The Circle of Fifths: A Guide to How and Why It's Used

The circle of fifths is a tricky concept, but it can easily be understood using our comprehensive guide. Grow your skills with this necessary method.

The Circle of Fifths: A Guide to How and Why It's Used

When it comes to music theory, the circle of fifths is one of the most important concepts you can learn. Useful for notation, transposition, understanding key signatures, and familiarizing yourself with the general structure of music, it is well worth your time to add the circle of fifths to your vault of music theory knowledge. The circle of fifths can seem a little overwhelming at first, but you will soon realize how easy it really is to understand!

What is the Circle of Fifths?

You may have seen a poster of it in your neighborhood music classroom, but what is it all about? The circle of fifths is essentially a map of keys. The top of the circle begins with the most common key, C Major, with no sharps or flats in the key signature. As you move clockwise around the circle, you move up an interval of a fifth, which would be G Major, and you add an F# to the key signature. Up a fifth from G is D Major, and you add another sharp, which would be C#. Starting back at C Major, if you go counterclockwise, you go down a fifth to F Major and add a flat, which would be Bb, and the circle continues! Inside the circle includes the relative minor keys, or the minor keys that share the same key signatures as their major relative.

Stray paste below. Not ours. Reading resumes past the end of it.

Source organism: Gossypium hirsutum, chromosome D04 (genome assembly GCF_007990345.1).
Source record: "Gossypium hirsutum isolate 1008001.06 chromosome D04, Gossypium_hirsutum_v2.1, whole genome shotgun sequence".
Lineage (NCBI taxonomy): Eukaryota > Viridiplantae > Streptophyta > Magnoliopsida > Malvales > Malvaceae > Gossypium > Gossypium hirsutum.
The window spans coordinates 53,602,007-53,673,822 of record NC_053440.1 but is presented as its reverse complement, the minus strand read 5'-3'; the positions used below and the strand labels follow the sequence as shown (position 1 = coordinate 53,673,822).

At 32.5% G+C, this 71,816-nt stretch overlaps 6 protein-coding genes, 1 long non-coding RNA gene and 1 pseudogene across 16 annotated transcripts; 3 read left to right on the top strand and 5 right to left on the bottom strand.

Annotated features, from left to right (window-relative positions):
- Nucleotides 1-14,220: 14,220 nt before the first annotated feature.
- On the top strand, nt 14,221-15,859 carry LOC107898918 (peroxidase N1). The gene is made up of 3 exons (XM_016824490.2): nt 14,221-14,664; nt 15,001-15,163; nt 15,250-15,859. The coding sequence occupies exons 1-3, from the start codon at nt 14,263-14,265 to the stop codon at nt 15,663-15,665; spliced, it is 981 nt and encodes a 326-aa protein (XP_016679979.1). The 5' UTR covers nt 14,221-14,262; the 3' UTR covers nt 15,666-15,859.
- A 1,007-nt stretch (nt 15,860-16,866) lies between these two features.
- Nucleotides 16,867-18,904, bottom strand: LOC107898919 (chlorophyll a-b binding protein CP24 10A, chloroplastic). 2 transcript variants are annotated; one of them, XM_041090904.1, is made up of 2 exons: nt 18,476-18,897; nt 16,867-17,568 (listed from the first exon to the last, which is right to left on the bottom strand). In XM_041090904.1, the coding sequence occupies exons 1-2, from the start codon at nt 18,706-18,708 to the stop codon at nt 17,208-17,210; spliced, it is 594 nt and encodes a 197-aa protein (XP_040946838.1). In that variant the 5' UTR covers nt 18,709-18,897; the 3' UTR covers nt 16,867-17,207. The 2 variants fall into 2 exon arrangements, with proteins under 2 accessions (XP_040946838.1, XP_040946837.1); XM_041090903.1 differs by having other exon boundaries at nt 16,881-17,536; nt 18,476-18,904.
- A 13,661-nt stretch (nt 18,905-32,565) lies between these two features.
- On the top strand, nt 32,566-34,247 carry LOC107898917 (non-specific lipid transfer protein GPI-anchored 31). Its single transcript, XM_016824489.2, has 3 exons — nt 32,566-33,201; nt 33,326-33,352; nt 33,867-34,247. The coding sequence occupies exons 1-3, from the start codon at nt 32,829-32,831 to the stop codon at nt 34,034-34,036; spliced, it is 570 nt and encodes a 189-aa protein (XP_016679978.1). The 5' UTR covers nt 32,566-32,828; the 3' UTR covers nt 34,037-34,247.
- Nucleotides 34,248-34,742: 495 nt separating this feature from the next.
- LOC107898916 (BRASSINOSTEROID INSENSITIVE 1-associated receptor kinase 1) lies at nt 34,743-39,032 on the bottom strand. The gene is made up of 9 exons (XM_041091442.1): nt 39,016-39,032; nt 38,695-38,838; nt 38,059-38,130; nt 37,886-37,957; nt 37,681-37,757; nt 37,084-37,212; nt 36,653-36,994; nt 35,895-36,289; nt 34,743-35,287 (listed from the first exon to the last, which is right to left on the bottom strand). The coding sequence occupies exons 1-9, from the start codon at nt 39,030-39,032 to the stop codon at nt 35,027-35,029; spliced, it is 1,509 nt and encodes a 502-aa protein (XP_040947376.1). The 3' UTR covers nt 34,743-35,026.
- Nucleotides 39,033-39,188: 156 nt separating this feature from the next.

Why Is the Circle of Fifths Important?

The circle of fifths is a great theory tool. It helps you figure out the key signature for every major and minor key. In addition to the keys, it's also useful to figure out the chord progressions that work well in a specific key. For example, in C Major, the F Major and G Major chords work well in a piece because they're next door neighbors to C in the circle!

Deciphering the Circle of Fifths

The circle of fifths is the relationship among the 12 tones of the chromatic scale, their corresponding key signatures, and the associated major and minor keys. Looking at the circle:

  • the outer section shows the actual key signatures
  • the capital letters represent the corresponding major keys
  • the lowercase letters represent the corresponding minor keys
Circle of Fifths Chart
  • Enharmonic equivalents are the areas where two keys are listed (keys that share the same key signature). The two keys are shown because both key signatures are commonly used. For example: G♭ and F#
Even though keys like C Major technically have an enharmonic equivalent, nobody would ever write a song in B# Major, because the accidentals would get really crazy, really fast! That’s why you see C Major shown by itself instead of listed with an enharmonic equivalent key.

Breaking Down The Circle of Fifths

The Fifths

The reason it’s called the circle of fifths is because of the interval relationships between each key signature.

Let’s start at C Major and work our way clockwise.

Circle of Fifths Chart: 5ths and 4ths
  • G is a 5th up from C
  • D is a 5th up from G
  • A is a 5th up from D
  • E is a 5th up from A
  • and so on…
Circle of Fifths Major Keys

The same applies to the minor keys (on the inner circle). Let’s start with A Minor.